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"A good book for the military professional. An excellent thriller for teenaged boys. An interesting sidelight for the Hornblower fan. "
Gregory Paul Adkins
"Bernard Cornwell cited this book as his inspiration for the Sharpe's Rifles series dealing with Wellington's Peninsular Campaign. In this novel, Dodd is cut off from his unit while on picket duty. Ney's army advances toward the Tagus River, behind which Wellington is prepared to make his stand until the French die through battle or starvation. Dodd finds himself on the French side of the river and continues to wreak havoc on the starving soldiers. He's not a hero, he's just an elite warrior doing what comes naturally, and he does it well."
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This is a story of the Napoleonic war in Portugal in 1812. Rifleman Dodd is a British private cut off from his regiment who only seeks to return to his regiment, behind the French lines in a hostile and destroyed countryside. He avoids the French and hooks up with Portuguese irregulars, becoming their leader due to his rifle and military training. This is not a war as described by official historians. Forester reports the incidents without romantic excuses.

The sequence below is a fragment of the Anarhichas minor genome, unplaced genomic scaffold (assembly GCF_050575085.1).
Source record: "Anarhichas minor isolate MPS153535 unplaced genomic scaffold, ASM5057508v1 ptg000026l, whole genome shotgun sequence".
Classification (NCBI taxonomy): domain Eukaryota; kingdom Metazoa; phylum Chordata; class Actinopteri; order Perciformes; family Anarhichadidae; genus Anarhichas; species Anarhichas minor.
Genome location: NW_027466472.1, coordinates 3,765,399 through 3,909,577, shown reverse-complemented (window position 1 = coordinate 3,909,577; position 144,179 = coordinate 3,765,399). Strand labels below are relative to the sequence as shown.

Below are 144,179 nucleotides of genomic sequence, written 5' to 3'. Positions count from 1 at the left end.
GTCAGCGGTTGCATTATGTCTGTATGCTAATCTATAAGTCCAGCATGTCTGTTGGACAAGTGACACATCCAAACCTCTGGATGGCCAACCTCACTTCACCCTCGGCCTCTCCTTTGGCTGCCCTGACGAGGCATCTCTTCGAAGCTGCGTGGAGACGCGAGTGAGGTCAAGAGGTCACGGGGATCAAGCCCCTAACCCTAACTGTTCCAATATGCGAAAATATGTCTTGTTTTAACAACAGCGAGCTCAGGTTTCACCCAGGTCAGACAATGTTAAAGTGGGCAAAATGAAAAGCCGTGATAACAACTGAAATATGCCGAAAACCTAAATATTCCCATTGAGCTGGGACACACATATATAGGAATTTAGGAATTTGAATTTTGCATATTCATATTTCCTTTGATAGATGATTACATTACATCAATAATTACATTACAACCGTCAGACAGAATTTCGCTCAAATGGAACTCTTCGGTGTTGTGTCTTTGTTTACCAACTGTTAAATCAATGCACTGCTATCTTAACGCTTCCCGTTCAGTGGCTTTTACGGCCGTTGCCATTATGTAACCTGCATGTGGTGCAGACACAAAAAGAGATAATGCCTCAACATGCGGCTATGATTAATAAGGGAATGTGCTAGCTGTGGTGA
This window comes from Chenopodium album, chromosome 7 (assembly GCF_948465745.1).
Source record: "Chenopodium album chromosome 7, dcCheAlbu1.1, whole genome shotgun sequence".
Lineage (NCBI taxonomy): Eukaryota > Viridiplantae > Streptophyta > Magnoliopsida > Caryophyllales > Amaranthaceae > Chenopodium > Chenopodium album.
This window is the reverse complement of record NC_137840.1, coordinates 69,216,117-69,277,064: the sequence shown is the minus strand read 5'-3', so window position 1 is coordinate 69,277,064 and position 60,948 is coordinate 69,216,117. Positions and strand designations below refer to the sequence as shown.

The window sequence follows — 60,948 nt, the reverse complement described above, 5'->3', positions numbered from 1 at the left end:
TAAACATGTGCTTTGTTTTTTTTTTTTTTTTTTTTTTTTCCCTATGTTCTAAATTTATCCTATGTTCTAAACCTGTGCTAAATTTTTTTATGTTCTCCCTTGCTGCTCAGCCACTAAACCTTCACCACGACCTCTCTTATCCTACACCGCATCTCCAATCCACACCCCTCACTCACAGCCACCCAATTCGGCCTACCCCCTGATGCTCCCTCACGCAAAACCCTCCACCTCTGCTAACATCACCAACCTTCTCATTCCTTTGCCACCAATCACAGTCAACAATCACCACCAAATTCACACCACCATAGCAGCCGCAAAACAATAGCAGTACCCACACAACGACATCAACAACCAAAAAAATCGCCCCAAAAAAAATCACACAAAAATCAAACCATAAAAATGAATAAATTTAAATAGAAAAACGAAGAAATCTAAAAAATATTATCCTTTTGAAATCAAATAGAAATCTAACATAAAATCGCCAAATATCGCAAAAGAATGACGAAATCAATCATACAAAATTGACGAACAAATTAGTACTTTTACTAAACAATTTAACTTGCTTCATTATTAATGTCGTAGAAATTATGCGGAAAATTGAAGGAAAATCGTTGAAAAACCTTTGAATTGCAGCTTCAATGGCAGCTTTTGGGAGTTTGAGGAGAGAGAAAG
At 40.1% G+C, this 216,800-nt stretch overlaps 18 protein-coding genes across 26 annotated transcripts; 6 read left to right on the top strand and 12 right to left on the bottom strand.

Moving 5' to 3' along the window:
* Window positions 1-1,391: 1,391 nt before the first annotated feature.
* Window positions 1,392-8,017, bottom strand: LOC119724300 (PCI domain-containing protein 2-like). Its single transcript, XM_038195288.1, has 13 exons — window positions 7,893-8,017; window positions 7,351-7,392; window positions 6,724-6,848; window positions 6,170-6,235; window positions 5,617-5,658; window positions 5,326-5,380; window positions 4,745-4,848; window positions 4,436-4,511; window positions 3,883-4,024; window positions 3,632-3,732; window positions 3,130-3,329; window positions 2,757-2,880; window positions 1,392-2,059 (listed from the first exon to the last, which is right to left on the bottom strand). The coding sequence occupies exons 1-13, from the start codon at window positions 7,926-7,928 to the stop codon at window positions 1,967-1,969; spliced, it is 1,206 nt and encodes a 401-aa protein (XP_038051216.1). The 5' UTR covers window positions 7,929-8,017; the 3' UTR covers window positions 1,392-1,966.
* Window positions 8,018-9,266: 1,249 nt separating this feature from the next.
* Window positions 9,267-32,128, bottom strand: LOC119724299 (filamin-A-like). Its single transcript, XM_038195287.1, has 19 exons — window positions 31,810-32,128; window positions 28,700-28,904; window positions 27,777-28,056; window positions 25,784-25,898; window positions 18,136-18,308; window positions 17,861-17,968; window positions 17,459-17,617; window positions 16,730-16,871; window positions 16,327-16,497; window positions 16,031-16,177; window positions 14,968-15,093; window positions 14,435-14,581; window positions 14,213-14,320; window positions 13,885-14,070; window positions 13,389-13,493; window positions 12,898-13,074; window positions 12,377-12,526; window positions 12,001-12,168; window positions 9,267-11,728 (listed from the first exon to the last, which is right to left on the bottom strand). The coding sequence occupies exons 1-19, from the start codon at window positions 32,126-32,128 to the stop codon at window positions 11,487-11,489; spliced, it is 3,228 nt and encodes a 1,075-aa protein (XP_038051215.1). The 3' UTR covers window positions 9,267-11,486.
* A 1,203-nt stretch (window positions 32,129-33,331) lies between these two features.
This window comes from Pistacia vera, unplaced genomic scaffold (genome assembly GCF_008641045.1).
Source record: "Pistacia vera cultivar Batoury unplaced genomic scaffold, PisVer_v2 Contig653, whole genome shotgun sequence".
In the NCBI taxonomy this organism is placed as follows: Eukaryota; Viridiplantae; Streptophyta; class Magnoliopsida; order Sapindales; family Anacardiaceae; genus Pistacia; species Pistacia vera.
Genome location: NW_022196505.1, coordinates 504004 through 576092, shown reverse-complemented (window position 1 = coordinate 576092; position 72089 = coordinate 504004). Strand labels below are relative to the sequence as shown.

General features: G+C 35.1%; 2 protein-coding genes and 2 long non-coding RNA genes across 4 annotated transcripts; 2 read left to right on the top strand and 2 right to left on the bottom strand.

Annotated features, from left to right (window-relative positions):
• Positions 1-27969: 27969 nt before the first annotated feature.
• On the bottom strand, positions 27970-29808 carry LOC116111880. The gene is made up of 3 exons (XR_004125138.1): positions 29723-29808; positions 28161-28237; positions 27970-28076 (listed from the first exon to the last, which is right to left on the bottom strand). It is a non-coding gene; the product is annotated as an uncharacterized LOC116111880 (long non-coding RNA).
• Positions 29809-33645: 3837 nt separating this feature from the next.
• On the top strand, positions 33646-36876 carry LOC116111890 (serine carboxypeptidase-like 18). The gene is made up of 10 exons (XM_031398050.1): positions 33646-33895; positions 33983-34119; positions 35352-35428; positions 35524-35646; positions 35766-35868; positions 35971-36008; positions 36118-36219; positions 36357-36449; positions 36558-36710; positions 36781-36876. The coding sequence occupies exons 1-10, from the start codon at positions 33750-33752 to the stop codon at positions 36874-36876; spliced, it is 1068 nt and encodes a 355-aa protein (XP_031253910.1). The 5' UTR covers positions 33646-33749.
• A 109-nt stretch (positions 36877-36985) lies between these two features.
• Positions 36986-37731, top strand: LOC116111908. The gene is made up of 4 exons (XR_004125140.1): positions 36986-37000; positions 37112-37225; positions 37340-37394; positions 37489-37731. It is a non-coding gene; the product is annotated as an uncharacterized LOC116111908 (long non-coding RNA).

What makes him convincing is his quiet manner and his systematic understatement. This is another grand development of Forester's Man Alone theme; Dodd survives, doing his duty, and though he believes his efforts at pricking the starving French army caused them to retreat, he never speaks of his actions. He was just happy to find his regiment.
The novel is a study of one man's commitment to duty taking precedence over his own personal survival. It shows how one man with ability, courage, and initiative can make a difference to the outcome of a war. Rifleman Dodd is placed at the turning of the tide.